Also, collaborators on the Digital Yoknapatawpha Project, a database and digital mapping project at the University of Virginia, will present updates on its progress at a special conference session.

The conference early registration fee, good through June, is $150 for students and $275 for other participants. After July 1, the fee is $175 for students and $300 for others.

To register or for more information, visit http://www.outreach.olemiss.edu/events/faulkner/.

UM Inducts Third Class into School of Education Alumni Hall of Fame

Honorees commended for teaching, service and leadership

Ann Monroe (right), assistant dean of the School of Education, congratulates (from left) Thomas R. Burke, Robert C. Khayat, Laura Dunn Jolly, Jean M. Shaw, Jacqueline Vinson and Carole Lynn Meadows. Submitted photo

OXFORD, Miss. – The University of Mississippi School of Education recently inducted the third class of alumni into its Hall of Fame.

Collectively, the six inductees have more than 200 years of wisdom, experience and commitment to education and public service in Mississippi and across the country.

The 2017 honorees are: Thomas R. Burke of Kansas City, Kansas; Laura Dunn Jolly of Ames, Iowa; Robert C. Khayat of Oxford; Jean M. Shaw of Oxford; and the late Theopolis P. Vinson of Oxford. Carole Lynn Meadows of Gulfport, the second recipient of the School’s Outstanding Educational Service Award, also was recognized during the May 12 ceremony at The Inn at Ole Miss.

The School of Education Alumni Board of Directors selected honorees from nominations submitted earlier this year.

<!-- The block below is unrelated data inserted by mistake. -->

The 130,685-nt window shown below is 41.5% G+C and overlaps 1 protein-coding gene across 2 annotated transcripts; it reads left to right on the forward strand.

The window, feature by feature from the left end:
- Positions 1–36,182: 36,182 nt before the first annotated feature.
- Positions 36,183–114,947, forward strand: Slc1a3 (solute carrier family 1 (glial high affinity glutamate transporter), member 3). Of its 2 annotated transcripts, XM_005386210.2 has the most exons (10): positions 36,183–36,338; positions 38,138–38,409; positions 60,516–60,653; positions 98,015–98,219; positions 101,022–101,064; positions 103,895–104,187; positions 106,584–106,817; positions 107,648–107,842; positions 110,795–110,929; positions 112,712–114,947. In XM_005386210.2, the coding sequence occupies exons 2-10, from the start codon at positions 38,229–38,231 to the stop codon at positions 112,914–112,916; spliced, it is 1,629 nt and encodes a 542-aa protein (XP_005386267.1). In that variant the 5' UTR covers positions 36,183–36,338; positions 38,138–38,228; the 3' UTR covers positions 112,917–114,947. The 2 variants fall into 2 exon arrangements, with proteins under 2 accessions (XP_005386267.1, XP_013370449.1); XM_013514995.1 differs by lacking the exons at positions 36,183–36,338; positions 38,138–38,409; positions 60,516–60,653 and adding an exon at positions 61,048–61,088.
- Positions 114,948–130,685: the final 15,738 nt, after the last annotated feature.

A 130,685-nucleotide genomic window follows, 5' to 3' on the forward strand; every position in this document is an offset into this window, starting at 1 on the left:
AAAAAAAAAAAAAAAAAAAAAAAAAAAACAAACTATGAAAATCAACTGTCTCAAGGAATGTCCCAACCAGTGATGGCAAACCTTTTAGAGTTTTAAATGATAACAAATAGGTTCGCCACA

“The School of Education Alumni Hall of Fame honors those who have made a significant and long-term impact on the education profession,” said David Rock, UM education dean. “These six individuals are the epitome of what the University of Mississippi and the School of Education represents.”

Burke began his educational journey at Ole Miss in 1969, earning a bachelor’s degree in 1970 and a master’s degree in 1972 – both in history – and a doctorate in higher education in 1981. From there, he embarked on a distinguished 39-year career at four community colleges.

Burke progressed in roles at Kansas City Kansas Community College from history professor to dean of instruction to vice president and then president of the institution in 1992, a position he served 19 years until his retirement in 2011. Burke is also a member of the Mid-America Education Hall of Fame and The Thomas R. Burke Technical Education Center was named for him.

“It is certainly a high recognition from the School of Education, which I am honored to receive,” Burke said. “In my career, I learned more from my mistakes than my successes.

“I think the real key is to learn not to make the same mistake over and over again but never be afraid to take action because you might make a mistake.”

Jolly, who is dean of College of Human Sciences at Iowa State University, received a bachelor’s degree from UM in 1977 before completing master’s and doctoral degrees from Oklahoma State University. She has a 38-year tenure with six different institutions of higher learning.

Jolly received a Taylor Medal from Ole Miss in 1977, earned Georgia’s Most Powerful and Influential Women Award from the National Diversity Council in 2011 and was named among “100 Graduates of Significance” by the graduate school at Oklahoma State in 2012.

“I am truly honored,” Jolly said. “As I think about it, Ole Miss was such an important part of my educational foundation. It’s really wonderful to be recognized in this way. I feel very honored and humbled.”

Khayat, the university’s 15th chancellor, earned a bachelor’s degree from the School of Education in 1961. He returned to obtain a Juris Doctor from Ole Miss in 1966 and then a Master of Law from Yale University in 1980.

As chancellor, he transformed the university by raising more than $900 million in gifts, establishing the Sally McDonnell Barksdale Honors College, attracting a Phi Beta Kappa chapter and hosting a presidential debate, among many other accomplishments. He also published a book, “The Education of a Lifetime,” which chronicles his life and times at Ole Miss.